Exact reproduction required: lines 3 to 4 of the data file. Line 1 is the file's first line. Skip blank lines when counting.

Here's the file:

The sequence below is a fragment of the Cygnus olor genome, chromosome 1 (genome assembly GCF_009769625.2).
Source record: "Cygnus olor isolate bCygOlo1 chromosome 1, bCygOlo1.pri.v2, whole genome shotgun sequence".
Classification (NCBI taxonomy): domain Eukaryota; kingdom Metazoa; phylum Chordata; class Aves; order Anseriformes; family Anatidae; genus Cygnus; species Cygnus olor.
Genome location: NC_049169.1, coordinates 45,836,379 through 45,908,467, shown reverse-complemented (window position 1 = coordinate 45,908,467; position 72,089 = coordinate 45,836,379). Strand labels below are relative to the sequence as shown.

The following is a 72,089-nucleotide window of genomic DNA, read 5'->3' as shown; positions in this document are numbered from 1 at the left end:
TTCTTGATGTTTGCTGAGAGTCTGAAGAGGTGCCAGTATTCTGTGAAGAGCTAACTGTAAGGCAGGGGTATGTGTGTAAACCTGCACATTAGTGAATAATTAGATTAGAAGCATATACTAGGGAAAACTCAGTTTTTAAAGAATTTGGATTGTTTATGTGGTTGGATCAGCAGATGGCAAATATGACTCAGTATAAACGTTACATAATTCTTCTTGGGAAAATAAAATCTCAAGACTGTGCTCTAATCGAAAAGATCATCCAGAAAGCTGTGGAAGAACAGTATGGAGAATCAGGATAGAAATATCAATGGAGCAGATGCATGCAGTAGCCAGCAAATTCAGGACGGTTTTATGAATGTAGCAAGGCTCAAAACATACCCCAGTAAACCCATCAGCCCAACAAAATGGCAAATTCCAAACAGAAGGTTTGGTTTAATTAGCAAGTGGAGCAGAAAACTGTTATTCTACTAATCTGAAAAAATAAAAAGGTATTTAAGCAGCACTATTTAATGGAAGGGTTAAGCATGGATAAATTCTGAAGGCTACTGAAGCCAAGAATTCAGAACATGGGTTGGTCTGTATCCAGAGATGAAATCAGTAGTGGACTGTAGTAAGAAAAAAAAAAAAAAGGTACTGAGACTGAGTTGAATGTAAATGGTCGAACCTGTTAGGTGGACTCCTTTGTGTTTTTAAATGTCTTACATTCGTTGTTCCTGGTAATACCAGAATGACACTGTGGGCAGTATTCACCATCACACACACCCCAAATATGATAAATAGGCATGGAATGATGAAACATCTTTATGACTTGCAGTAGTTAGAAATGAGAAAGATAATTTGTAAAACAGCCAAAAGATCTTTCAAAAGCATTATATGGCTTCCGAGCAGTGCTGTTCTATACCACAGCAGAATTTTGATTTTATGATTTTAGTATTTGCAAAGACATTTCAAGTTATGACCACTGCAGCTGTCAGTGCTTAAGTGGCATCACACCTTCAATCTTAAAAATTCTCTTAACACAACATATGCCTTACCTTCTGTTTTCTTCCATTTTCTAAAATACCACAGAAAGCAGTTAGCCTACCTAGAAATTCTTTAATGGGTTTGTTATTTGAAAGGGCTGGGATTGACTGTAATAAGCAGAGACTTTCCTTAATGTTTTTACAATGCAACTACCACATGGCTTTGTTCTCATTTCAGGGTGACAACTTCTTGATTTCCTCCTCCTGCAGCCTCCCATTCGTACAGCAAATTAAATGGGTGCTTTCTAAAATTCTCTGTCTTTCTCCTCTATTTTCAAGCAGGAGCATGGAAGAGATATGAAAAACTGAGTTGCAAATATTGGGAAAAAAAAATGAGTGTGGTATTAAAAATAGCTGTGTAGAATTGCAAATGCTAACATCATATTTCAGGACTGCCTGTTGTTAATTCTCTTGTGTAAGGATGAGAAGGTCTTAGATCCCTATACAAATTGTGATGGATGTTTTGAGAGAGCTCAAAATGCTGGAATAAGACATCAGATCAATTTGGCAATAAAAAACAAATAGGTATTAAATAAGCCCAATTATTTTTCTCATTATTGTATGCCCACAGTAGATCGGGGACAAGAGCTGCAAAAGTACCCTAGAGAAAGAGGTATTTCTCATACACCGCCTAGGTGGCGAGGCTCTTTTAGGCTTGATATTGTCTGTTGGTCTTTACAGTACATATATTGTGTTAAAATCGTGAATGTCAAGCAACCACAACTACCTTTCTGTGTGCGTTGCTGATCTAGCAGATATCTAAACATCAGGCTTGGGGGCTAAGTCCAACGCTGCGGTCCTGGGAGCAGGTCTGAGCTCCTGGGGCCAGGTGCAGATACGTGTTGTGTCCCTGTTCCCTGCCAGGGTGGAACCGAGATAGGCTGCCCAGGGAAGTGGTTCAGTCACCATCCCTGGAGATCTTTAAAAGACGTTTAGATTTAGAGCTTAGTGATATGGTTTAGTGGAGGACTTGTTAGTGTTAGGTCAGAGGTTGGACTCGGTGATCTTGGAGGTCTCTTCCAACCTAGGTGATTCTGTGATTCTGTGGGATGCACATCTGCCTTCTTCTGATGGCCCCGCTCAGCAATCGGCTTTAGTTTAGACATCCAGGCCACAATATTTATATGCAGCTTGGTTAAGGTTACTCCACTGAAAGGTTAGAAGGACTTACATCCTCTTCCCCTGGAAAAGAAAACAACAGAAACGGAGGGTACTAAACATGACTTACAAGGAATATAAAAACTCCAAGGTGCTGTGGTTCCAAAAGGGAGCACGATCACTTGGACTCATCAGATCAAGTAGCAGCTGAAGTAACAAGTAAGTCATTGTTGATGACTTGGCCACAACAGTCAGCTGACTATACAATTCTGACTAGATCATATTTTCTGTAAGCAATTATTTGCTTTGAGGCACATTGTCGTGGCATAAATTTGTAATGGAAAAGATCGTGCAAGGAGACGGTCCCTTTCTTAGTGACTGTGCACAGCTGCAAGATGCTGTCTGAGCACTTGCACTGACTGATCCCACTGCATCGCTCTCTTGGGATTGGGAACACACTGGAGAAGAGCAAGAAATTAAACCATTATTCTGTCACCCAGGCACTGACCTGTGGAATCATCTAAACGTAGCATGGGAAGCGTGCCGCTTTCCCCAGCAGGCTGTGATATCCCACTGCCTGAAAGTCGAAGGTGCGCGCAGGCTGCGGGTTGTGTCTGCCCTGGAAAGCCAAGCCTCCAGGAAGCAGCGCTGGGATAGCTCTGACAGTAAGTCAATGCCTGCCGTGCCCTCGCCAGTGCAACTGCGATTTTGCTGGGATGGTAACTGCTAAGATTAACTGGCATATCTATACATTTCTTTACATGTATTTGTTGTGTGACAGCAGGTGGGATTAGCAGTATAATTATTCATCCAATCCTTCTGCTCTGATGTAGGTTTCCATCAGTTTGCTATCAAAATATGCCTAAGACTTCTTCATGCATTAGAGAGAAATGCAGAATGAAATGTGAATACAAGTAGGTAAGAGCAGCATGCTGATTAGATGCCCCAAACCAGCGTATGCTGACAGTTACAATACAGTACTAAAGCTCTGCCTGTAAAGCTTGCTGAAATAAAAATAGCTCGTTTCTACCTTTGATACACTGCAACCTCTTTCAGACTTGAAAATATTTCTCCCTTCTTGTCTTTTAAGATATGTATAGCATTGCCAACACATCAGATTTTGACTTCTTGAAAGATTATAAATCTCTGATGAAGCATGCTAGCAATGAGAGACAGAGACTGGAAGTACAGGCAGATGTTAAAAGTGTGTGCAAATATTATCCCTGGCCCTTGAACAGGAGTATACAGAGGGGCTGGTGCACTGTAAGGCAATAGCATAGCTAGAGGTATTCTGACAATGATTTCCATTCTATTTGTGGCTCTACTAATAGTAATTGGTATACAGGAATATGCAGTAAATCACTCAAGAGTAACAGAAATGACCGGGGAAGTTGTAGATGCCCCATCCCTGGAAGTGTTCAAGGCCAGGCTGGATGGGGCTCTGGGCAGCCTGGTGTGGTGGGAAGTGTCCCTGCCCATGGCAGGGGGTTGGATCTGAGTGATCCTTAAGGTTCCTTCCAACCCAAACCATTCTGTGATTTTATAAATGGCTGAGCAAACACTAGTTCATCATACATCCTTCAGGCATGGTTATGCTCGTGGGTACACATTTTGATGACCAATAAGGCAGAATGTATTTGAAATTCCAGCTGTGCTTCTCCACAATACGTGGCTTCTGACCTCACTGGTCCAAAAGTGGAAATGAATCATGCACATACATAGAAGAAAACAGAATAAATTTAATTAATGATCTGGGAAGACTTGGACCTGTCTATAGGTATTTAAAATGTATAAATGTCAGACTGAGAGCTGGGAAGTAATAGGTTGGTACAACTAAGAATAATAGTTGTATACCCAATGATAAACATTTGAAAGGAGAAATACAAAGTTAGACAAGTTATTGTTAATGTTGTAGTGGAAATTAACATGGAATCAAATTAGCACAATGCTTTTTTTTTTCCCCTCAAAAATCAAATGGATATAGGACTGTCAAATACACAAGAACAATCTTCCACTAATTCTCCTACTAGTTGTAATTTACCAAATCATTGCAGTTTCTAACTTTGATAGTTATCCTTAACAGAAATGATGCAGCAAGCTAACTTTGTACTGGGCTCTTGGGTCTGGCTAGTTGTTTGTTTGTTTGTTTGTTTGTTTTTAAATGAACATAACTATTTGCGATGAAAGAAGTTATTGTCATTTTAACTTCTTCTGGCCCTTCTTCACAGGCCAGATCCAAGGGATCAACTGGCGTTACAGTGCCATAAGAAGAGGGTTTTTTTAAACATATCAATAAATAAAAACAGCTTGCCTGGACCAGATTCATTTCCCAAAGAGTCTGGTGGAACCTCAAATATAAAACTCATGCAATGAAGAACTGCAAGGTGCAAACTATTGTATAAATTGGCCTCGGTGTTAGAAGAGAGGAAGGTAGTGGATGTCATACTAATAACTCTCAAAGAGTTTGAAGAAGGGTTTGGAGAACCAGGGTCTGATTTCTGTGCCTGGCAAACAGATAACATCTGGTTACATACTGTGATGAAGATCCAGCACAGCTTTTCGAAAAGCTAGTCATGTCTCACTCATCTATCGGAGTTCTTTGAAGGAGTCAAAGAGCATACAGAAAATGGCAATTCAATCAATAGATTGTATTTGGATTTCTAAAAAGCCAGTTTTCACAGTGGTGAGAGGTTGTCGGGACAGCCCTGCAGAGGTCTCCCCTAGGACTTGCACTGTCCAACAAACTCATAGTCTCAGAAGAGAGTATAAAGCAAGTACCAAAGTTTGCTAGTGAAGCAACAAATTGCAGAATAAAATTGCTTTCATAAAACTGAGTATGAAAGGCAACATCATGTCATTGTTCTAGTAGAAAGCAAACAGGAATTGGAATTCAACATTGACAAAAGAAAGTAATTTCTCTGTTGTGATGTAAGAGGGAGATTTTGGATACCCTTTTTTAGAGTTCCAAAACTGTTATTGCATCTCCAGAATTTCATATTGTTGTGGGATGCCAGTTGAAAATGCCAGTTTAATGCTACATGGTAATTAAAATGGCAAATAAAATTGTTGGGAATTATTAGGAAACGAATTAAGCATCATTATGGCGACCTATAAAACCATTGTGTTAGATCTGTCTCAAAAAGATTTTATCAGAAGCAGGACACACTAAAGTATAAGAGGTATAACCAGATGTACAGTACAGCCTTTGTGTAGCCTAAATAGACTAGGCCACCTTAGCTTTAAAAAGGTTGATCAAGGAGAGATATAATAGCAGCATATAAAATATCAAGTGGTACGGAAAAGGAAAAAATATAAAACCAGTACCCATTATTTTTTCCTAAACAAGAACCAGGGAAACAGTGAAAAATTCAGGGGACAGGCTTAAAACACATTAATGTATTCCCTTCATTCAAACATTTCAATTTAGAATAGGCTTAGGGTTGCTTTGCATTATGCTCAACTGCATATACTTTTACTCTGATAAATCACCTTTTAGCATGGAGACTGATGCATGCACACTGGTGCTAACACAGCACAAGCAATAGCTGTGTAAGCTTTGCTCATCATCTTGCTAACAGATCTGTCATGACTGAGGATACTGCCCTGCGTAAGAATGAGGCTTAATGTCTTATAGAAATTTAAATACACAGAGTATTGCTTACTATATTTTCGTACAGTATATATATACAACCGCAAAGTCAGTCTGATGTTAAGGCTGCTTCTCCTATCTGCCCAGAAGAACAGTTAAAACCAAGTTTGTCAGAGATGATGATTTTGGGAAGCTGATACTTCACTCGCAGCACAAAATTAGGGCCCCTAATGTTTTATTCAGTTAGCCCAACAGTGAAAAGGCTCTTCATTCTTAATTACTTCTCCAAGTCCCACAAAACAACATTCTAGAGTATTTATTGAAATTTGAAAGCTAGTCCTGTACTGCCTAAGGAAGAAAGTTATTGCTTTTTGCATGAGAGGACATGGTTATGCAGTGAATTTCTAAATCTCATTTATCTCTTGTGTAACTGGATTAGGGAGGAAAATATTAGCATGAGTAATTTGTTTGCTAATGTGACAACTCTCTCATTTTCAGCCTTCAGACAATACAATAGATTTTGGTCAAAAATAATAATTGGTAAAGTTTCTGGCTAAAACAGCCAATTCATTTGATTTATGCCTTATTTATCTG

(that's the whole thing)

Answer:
Classification (NCBI taxonomy): domain Eukaryota; kingdom Metazoa; phylum Chordata; class Aves; order Anseriformes; family Anatidae; genus Cygnus; species Cygnus olor.
Genome location: NC_049169.1, coordinates 45,836,379 through 45,908,467, shown reverse-complemented (window position 1 = coordinate 45,908,467; position 72,089 = coordinate 45,836,379). Strand labels below are relative to the sequence as shown.